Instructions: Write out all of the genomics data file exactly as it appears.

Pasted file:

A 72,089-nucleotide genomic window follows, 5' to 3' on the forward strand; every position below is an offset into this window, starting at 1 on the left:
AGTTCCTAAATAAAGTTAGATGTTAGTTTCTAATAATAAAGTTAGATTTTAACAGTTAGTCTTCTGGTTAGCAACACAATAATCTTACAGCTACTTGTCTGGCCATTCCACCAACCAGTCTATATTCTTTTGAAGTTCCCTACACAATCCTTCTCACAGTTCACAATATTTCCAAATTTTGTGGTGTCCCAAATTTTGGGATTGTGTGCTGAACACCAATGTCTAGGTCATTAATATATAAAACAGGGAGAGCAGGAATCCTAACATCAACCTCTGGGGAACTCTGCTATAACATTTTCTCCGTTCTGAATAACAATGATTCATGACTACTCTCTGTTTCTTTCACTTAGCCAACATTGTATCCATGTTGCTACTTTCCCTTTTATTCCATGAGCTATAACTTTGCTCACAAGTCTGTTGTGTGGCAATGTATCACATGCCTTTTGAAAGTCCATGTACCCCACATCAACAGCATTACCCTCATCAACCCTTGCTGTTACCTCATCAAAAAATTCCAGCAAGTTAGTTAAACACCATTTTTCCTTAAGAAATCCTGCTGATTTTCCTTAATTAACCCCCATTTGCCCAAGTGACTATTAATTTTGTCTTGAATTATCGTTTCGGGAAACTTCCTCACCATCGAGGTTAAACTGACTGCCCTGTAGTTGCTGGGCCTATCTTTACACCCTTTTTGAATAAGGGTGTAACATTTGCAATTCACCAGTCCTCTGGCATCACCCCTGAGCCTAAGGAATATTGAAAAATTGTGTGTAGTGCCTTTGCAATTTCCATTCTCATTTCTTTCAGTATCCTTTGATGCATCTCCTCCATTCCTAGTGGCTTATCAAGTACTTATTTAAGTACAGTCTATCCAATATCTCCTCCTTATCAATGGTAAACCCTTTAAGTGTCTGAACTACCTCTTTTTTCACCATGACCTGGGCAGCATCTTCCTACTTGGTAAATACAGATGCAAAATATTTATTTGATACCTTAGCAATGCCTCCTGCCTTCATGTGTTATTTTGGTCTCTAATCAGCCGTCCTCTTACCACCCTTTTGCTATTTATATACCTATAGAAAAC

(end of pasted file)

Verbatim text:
A 72,089-nucleotide genomic window follows, 5' to 3' on the forward strand; every position below is an offset into this window, starting at 1 on the left:
AGTTCCTAAATAAAGTTAGATGTTAGTTTCTAATAATAAAGTTAGATTTTAACAGTTAGTCTTCTGGTTAGCAACACAATAATCTTACAGCTACTTGTCTGGCCATTCCACCAACCAGTCTATATTCTTTTGAAGTTCCCTACACAATCCTTCTCACAGTTCACAATATTTCCAAATTTTGTGGTGTCCCAAATTTTGGGATTGTGTGCTGAACACCAATGTCTAGGTCATTAATATATAAAACAGGGAGAGCAGGAATCCTAACATCAACCTCTGGGGAACTCTGCTATAACATTTTCTCCGTTCTGAATAACAATGATTCATGACTACTCTCTGTTTCTTTCACTTAGCCAACATTGTATCCATGTTGCTACTTTCCCTTTTATTCCATGAGCTATAACTTTGCTCACAAGTCTGTTGTGTGGCAATGTATCACATGCCTTTTGAAAGTCCATGTACCCCACATCAACAGCATTACCCTCATCAACCCTTGCTGTTACCTCATCAAAAAATTCCAGCAAGTTAGTTAAACACCATTTTTCCTTAAGAAATCCTGCTGATTTTCCTTAATTAACCCCCATTTGCCCAAGTGACTATTAATTTTGTCTTGAATTATCGTTTCGGGAAACTTCCTCACCATCGAGGTTAAACTGACTGCCCTGTAGTTGCTGGGCCTATCTTTACACCCTTTTTGAATAAGGGTGTAACATTTGCAATTCACCAGTCCTCTGGCATCACCCCTGAGCCTAAGGAATATTGAAAAATTGTGTGTAGTGCCTTTGCAATTTCCATTCTCATTTCTTTCAGTATCCTTTGATGCATCTCCTCCATTCCTAGTGGCTTATCAAGTACTTATTTAAGTACAGTCTATCCAATATCTCCTCCTTATCAATGGTAAACCCTTTAAGTGTCTGAACTACCTCTTTTTTCACCATGACCTGGGCAGCATCTTCCTACTTGGTAAATACAGATGCAAAATATTTATTTGATACCTTAGCAATGCCTCCTGCCTTCATGTGTTATTTTGGTCTCTAATCAGCCGTCCTCTTACCACCCTTTTGCTATTTATATACCTATAGAAAAC